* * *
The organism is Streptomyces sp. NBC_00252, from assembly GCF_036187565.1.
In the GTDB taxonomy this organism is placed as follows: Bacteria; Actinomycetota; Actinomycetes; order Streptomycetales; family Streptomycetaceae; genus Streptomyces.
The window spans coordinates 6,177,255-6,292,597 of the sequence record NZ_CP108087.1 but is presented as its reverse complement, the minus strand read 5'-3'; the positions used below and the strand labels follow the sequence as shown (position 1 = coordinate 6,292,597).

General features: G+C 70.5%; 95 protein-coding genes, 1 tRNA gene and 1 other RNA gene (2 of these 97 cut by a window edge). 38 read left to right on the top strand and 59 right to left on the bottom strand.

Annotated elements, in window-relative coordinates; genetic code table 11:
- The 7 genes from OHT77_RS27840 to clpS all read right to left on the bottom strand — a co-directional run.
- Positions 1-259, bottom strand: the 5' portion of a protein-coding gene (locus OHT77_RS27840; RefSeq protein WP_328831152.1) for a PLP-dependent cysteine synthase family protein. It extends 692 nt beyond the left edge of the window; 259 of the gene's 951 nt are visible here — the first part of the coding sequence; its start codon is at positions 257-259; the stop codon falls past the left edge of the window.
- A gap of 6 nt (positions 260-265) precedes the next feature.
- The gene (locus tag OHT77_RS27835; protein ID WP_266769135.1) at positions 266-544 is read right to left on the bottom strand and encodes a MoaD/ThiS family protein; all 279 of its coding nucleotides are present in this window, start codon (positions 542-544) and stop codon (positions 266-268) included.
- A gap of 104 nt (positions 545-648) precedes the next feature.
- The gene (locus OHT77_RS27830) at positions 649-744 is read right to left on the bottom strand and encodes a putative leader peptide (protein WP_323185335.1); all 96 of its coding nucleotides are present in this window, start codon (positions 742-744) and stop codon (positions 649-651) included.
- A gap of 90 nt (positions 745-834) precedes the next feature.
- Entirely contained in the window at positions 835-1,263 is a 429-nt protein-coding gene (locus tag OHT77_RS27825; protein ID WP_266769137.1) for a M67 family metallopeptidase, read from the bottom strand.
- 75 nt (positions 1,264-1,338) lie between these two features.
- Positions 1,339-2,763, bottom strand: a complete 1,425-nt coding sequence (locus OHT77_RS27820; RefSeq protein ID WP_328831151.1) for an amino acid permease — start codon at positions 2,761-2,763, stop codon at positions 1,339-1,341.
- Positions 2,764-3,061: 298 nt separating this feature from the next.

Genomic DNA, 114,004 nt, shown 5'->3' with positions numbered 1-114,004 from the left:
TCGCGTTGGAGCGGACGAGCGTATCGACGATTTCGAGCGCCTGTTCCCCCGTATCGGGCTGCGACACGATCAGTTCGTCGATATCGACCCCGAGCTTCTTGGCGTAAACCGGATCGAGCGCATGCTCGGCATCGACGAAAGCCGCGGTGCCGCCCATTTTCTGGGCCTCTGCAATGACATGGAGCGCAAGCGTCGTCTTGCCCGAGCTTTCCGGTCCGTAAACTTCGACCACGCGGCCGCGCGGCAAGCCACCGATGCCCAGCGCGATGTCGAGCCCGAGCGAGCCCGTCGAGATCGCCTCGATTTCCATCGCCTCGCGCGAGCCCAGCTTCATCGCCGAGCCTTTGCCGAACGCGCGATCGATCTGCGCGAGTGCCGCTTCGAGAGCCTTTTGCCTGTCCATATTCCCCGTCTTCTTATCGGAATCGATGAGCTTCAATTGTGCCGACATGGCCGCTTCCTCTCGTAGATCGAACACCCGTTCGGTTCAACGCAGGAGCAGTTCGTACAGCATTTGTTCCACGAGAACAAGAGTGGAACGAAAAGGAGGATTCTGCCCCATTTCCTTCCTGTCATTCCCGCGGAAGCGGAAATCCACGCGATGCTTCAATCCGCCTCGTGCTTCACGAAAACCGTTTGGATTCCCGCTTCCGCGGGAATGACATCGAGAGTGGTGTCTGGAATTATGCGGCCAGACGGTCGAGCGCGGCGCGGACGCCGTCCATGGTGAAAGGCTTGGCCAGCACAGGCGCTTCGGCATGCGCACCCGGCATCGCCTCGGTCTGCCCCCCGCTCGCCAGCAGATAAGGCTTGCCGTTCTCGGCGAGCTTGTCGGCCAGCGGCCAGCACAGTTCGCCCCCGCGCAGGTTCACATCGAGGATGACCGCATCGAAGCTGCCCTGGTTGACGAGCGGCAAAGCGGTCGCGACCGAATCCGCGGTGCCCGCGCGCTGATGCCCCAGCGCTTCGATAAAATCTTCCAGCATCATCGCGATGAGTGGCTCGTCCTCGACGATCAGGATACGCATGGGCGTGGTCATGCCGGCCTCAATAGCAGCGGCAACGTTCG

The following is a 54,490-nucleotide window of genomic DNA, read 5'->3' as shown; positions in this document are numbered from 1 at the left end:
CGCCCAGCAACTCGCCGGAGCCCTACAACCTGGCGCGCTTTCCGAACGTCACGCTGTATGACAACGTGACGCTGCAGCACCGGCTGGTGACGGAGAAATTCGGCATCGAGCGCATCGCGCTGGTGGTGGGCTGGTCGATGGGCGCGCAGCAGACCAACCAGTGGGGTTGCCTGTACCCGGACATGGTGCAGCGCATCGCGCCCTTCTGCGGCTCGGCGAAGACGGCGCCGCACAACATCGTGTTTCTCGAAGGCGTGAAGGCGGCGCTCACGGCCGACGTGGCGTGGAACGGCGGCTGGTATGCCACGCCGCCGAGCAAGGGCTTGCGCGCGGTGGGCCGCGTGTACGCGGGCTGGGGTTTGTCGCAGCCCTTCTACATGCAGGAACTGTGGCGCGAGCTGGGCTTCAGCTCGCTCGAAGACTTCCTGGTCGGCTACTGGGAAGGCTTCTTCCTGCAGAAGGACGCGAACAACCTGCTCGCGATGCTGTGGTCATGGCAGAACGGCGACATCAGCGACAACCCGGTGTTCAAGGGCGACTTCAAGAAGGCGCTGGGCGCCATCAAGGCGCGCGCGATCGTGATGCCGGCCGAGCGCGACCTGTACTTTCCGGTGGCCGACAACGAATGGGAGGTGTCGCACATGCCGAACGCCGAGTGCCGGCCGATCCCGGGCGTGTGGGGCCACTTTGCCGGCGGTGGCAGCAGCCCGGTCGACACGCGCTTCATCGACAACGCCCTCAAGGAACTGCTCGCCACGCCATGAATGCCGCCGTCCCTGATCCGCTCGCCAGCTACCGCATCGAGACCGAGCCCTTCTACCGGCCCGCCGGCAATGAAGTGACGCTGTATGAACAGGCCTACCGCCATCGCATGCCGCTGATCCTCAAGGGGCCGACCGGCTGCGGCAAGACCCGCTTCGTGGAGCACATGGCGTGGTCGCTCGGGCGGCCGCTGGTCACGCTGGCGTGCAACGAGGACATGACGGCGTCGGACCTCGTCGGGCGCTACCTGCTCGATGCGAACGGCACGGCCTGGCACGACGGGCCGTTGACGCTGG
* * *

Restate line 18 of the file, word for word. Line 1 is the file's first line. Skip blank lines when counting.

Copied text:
TCGCGTTGGAGCGGACGAGCGTATCGACGATTTCGAGCGCCTGTTCCCCCGTATCGGGCTGCGACACGATCAGTTCGTCGATATCGACCCCGAGCTTCTTGGCGTAAACCGGATCGAGCGCATGCTCGGCATCGACGAAAGCCGCGGTGCCGCCCATTTTCTGGGCCTCTGCAATGACATGGAGCGCAAGCGTCGTCTTGCCCGAGCTTTCCGGTCCGTAAACTTCGACCACGCGGCCGCGCGGCAAGCCACCGATGCCCAGCGCGATGTCGAGCCCGAGCGAGCCCGTCGAGATCGCCTCGATTTCCATCGCCTCGCGCGAGCCCAGCTTCATCGCCGAGCCTTTGCCGAACGCGCGATCGATCTGCGCGAGTGCCGCTTCGAGAGCCTTTTGCCTGTCCATATTCCCCGTCTTCTTATCGGAATCGATGAGCTTCAATTGTGCCGACATGGCCGCTTCCTCTCGTAGATCGAACACCCGTTCGGTTCAACGCAGGAGCAGTTCGTACAGCATTTGTTCCACGAGAACAAGAGTGGAACGAAAAGGAGGATTCTGCCCCATTTCCTTCCTGTCATTCCCGCGGAAGCGGAAATCCACGCGATGCTTCAATCCGCCTCGTGCTTCACGAAAACCGTTTGGATTCCCGCTTCCGCGGGAATGACATCGAGAGTGGTGTCTGGAATTATGCGGCCAGACGGTCGAGCGCGGCGCGGACGCCGTCCATGGTGAAAGGCTTGGCCAGCACAGGCGCTTCGGCATGCGCACCCGGCATCGCCTCGGTCTGCCCCCCGCTCGCCAGCAGATAAGGCTTGCCGTTCTCGGCGAGCTTGTCGGCCAGCGGCCAGCACAGTTCGCCCCCGCGCAGGTTCACATCGAGGATGACCGCATCGAAGCTGCCCTGGTTGACGAGCGGCAAAGCGGTCGCGACCGAATCCGCGGTGCCCGCGCGCTGATGCCCCAGCGCTTCGATAAAATCTTCCAGCATCATCGCGATGAGTGGCTCGTCCTCGACGATCAGGATACGCATGGGCGTGGTCATGCCGGCCTCAATAGCAGCGGCAACGTTCG